The Hamerkop

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The name of the hamerkop, Scopus umbretta, comes from the Afrikaans words 'hammer' and 'head' and refers to its appearance, which is similar to that of the shoebill heron. In Xhosa and Zulu it is referred to as Uthekwane – the Lightning bird.

In traditional folklore, the Lightning Bird is a man-size creature with an insatiable appetite for blood and a penchant for seducing vulnerable young women. This mythological creature is able to summon lightning and thunder at will, and is said to appear disguised as a hamerkop on occasion.

Kalahari bushman believe that you will be struck by lightning if you destroy a hamerkop's nest, and punished by the gods if you kill one of them. It is referred to as an 'evil' bird in Malagasy literature, and thought to cause leprosy should you mess with its nest. A hamerkop flying over a Xam village is thought to be an announcement of death. While none of these legends are very complimentary, they have resulted in the hamerkop enjoying an unofficial protected status amongst local tribes wherever it occurs.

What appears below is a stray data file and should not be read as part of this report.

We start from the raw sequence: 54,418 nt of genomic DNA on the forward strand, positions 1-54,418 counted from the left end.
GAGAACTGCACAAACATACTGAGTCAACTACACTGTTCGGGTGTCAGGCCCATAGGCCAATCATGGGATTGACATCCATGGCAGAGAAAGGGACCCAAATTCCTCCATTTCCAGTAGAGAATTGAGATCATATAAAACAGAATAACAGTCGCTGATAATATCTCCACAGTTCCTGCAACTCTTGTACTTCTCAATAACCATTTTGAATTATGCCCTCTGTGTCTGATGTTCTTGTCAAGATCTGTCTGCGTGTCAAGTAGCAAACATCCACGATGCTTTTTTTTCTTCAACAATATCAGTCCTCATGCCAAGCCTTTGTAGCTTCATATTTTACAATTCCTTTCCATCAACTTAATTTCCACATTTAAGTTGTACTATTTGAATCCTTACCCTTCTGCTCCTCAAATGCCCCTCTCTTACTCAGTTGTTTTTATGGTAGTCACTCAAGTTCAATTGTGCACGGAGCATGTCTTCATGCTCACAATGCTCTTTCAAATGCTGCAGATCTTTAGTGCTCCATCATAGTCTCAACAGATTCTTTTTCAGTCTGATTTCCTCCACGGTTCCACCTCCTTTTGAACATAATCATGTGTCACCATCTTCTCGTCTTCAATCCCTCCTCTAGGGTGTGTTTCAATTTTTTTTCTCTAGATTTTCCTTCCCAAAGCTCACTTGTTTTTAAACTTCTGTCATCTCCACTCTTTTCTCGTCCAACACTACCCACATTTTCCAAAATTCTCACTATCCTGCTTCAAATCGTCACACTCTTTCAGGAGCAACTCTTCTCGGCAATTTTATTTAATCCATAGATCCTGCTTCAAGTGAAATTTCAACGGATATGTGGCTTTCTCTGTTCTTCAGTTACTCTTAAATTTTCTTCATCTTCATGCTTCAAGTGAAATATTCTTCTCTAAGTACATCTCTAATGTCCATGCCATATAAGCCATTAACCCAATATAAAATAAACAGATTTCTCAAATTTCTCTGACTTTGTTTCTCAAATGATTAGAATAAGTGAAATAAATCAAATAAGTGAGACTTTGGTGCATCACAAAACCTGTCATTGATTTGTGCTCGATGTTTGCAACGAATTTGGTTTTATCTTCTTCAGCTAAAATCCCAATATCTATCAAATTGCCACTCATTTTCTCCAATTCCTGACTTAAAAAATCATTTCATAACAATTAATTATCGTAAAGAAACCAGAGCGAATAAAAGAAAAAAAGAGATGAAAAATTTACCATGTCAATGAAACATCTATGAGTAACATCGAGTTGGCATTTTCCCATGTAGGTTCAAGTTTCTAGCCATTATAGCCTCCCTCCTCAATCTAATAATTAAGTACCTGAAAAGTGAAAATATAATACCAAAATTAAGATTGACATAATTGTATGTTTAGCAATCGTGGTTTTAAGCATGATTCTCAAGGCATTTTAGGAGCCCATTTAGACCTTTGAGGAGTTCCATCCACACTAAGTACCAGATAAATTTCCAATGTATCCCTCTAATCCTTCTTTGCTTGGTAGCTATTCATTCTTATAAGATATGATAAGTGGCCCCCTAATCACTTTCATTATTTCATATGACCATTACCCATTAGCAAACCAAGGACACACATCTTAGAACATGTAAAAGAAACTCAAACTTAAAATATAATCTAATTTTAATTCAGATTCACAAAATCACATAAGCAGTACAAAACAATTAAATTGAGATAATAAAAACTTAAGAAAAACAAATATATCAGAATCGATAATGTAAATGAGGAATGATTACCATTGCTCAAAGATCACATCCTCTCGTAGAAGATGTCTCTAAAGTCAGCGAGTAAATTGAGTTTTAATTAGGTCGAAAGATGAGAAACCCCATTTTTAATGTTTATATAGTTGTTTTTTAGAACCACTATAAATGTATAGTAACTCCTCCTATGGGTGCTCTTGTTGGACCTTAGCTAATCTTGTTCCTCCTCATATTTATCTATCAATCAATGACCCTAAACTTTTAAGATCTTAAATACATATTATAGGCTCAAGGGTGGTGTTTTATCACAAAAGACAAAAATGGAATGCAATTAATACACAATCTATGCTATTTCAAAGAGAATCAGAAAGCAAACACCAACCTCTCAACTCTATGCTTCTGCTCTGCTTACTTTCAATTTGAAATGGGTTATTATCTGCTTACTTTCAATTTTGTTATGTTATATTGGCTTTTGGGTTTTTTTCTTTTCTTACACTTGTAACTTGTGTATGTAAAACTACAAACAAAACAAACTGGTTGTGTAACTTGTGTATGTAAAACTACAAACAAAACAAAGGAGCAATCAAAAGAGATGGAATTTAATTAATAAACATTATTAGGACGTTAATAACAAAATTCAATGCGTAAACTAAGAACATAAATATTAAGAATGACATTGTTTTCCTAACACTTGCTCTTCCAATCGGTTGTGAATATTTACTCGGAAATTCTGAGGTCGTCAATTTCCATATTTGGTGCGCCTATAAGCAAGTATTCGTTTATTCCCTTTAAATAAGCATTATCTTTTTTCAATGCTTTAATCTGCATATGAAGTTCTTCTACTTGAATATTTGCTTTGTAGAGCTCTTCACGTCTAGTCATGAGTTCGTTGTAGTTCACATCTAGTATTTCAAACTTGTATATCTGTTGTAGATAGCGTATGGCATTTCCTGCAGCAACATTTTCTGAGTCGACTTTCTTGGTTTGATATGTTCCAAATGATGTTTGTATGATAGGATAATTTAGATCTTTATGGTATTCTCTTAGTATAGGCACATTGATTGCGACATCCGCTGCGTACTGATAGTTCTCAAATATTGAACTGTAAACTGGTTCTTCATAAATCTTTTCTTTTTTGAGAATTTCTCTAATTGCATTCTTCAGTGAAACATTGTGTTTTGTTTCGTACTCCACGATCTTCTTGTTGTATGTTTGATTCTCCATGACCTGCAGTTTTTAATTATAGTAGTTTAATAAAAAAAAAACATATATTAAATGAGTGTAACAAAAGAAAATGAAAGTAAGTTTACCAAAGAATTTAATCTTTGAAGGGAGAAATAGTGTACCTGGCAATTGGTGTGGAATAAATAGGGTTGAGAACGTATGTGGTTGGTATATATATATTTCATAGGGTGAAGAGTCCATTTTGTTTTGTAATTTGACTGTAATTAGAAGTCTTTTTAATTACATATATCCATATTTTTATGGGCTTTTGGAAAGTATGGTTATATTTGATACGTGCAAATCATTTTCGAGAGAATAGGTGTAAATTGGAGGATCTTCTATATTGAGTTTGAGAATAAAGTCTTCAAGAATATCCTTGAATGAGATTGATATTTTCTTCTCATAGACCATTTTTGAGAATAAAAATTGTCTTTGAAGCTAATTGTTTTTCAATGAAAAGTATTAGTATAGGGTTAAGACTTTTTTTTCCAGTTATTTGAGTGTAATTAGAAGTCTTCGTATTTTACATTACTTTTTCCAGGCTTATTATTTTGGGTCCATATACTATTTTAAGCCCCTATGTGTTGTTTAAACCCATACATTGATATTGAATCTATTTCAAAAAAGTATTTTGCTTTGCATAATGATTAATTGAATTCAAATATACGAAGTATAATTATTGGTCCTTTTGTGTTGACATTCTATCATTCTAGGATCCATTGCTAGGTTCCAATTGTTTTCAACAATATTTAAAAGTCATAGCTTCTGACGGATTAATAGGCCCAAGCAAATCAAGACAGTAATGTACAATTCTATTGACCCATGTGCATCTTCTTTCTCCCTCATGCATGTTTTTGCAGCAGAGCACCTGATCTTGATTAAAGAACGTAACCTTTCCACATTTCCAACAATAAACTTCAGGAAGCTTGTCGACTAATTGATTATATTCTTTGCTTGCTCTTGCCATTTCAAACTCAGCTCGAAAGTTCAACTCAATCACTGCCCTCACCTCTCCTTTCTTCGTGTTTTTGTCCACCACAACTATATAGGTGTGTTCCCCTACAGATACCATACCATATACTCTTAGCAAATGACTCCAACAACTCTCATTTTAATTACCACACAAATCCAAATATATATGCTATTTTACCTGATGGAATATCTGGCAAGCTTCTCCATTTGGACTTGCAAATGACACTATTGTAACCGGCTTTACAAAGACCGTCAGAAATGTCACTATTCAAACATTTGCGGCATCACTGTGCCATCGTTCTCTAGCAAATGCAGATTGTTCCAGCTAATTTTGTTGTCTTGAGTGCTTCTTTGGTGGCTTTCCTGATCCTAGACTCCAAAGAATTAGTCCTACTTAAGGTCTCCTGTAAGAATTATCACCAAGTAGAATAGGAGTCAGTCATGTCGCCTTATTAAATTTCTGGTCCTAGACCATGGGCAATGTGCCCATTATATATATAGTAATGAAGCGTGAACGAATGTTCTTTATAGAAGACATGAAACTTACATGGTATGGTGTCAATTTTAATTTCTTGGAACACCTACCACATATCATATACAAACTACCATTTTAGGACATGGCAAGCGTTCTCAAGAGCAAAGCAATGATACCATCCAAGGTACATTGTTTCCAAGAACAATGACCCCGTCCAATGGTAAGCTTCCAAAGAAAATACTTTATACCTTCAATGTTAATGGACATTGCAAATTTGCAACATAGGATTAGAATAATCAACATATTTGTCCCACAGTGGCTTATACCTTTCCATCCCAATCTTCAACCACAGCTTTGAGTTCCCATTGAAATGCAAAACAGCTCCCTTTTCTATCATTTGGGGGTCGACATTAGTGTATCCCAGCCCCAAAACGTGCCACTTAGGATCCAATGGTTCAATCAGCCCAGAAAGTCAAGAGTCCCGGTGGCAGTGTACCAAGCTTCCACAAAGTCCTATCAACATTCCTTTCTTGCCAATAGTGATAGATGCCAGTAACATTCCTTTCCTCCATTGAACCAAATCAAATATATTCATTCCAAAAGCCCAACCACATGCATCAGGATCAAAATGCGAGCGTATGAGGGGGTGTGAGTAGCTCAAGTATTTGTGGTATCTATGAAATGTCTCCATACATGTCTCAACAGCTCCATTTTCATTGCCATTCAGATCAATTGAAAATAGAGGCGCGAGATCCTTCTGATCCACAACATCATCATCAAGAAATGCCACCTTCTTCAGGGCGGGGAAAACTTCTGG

Hamerkops are found throughout sub-Saharan Africa, Madagascar and coastal southwest Arabia in wetland habitats. It is a common resident of the Kruger National Park area, although not endemic.

The nest of the hamerkop is a work of art - an elaborate structure assembled against a wall, in the fork of a tree, or even on the ground. The nests measure 1.5 m across, built of thousands of small sticks, stuck together with mud, decorated with any brightly coloured objects the bird can find, and strong enough to support a man's weight. All this to house a pair of 500g birds that are only about 56cms in length. They are compulsive builders, constructing up to 5 nests in a season and then picking the best one to lay their eggs in.

They mate for life, but will take another partner if their mate dies, and are occasionally seen in pairs hunting for shrimp, frogs, tadpoles and small fish in the wetlands. Males and females are identical, bearing dull brown plumage splashed with purple iridescence on the back, large wide wings, partially webbed feet and the long toes of a wading bird.

This unusual looking bird is capable of equally unusual behaviour, ask your ranger to explain some of its quirks to you if you should spot one while waiting at a waterhole.


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Sunday, 18 November 2018